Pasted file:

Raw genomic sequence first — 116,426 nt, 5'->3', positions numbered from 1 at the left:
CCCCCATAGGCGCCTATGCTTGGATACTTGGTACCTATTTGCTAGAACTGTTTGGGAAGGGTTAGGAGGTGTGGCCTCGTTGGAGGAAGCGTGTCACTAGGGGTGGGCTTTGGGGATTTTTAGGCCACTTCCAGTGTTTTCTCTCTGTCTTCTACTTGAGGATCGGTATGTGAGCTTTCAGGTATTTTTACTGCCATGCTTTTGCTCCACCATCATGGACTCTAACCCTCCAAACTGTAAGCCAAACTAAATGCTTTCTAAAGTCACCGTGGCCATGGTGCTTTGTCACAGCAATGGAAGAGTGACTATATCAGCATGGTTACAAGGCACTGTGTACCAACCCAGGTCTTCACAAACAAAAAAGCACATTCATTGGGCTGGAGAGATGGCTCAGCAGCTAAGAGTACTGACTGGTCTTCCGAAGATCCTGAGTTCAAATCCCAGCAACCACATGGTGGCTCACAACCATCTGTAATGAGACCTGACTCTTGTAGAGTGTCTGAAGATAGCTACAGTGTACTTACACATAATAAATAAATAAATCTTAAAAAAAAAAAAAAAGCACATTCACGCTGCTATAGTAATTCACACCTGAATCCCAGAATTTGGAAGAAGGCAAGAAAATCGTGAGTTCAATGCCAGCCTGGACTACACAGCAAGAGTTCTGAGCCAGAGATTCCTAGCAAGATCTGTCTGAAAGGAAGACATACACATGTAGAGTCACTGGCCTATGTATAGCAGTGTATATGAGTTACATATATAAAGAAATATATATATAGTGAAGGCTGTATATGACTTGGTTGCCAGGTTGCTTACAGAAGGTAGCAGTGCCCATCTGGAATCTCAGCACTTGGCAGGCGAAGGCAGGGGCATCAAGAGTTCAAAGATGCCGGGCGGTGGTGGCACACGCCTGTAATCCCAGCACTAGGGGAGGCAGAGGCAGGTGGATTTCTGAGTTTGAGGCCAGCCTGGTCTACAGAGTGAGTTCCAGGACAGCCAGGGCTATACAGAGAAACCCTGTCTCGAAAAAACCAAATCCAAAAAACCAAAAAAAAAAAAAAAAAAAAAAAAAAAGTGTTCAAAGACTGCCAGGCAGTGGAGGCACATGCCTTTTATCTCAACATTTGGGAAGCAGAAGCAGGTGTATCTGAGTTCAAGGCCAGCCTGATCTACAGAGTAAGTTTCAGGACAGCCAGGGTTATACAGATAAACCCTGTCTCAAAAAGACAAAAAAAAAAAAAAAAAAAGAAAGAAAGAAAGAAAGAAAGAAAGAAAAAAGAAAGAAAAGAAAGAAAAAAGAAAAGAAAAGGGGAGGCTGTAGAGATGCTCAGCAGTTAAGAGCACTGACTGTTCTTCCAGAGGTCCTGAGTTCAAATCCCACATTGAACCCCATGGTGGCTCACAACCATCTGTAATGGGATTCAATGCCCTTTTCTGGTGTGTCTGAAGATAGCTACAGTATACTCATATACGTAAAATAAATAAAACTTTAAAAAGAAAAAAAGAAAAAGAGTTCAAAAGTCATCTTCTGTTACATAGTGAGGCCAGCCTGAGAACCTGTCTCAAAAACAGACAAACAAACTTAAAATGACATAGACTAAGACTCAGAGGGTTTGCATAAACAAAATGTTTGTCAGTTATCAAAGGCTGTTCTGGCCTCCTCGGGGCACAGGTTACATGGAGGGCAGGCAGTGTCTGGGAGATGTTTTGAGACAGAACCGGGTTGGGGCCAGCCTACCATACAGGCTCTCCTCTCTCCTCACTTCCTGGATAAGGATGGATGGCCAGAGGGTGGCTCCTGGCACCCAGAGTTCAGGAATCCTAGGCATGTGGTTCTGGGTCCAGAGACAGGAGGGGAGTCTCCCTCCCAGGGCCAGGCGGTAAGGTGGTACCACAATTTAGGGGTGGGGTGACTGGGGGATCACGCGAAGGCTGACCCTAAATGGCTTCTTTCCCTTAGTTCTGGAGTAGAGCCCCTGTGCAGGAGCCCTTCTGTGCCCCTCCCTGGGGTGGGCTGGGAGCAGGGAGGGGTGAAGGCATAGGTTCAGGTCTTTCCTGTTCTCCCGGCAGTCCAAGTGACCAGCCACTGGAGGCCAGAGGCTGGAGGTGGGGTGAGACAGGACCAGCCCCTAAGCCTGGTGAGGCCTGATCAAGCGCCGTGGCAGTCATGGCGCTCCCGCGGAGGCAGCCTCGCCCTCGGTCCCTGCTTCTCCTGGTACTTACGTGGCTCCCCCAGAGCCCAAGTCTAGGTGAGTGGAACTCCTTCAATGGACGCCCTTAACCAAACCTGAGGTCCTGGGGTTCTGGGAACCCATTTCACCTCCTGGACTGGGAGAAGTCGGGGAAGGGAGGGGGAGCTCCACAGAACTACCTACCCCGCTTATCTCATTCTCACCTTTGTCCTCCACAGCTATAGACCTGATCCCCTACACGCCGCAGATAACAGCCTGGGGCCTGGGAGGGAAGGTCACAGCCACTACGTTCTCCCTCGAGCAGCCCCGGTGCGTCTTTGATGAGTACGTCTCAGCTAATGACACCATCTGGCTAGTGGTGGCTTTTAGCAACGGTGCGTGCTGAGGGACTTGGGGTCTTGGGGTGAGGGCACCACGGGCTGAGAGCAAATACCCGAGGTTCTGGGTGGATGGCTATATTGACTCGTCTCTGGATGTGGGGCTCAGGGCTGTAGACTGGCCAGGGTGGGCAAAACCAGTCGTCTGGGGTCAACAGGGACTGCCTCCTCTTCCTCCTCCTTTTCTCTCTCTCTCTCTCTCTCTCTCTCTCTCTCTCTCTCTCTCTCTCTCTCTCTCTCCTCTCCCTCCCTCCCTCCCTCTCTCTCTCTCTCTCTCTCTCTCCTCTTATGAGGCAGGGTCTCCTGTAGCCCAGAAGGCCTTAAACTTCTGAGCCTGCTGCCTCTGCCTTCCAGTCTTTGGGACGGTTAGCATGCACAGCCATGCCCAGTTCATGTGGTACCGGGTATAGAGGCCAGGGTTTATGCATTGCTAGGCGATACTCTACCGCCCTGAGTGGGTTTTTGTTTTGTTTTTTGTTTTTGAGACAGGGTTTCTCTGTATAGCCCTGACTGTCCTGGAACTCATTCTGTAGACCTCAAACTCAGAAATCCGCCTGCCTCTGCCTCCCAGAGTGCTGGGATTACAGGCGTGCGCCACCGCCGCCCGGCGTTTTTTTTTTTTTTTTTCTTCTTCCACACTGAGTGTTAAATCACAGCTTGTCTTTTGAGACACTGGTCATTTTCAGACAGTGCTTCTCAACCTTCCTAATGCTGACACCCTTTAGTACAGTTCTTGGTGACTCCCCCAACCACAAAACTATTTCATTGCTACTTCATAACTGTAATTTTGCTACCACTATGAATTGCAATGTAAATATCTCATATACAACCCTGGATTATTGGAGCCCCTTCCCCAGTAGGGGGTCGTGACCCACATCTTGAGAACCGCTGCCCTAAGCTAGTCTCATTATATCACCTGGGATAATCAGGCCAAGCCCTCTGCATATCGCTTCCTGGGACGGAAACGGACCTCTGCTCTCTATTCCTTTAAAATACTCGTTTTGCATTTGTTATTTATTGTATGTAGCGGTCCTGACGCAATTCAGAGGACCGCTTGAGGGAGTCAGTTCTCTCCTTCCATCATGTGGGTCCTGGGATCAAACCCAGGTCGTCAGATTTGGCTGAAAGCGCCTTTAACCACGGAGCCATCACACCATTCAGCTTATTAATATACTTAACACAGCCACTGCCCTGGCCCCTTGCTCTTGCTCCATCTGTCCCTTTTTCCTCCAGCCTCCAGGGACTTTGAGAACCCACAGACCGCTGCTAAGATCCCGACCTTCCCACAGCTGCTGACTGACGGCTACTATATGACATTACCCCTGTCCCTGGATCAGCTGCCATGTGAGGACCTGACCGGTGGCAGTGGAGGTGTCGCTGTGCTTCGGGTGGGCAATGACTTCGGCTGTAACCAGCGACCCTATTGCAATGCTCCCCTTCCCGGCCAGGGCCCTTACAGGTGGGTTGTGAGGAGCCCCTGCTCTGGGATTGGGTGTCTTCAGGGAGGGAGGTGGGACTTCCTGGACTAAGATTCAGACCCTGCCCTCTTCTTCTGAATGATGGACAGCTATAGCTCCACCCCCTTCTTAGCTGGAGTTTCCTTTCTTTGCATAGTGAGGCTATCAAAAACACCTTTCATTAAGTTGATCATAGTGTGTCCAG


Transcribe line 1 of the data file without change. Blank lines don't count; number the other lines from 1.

Raw genomic sequence first — 116,426 nt, 5'->3', positions numbered from 1 at the left: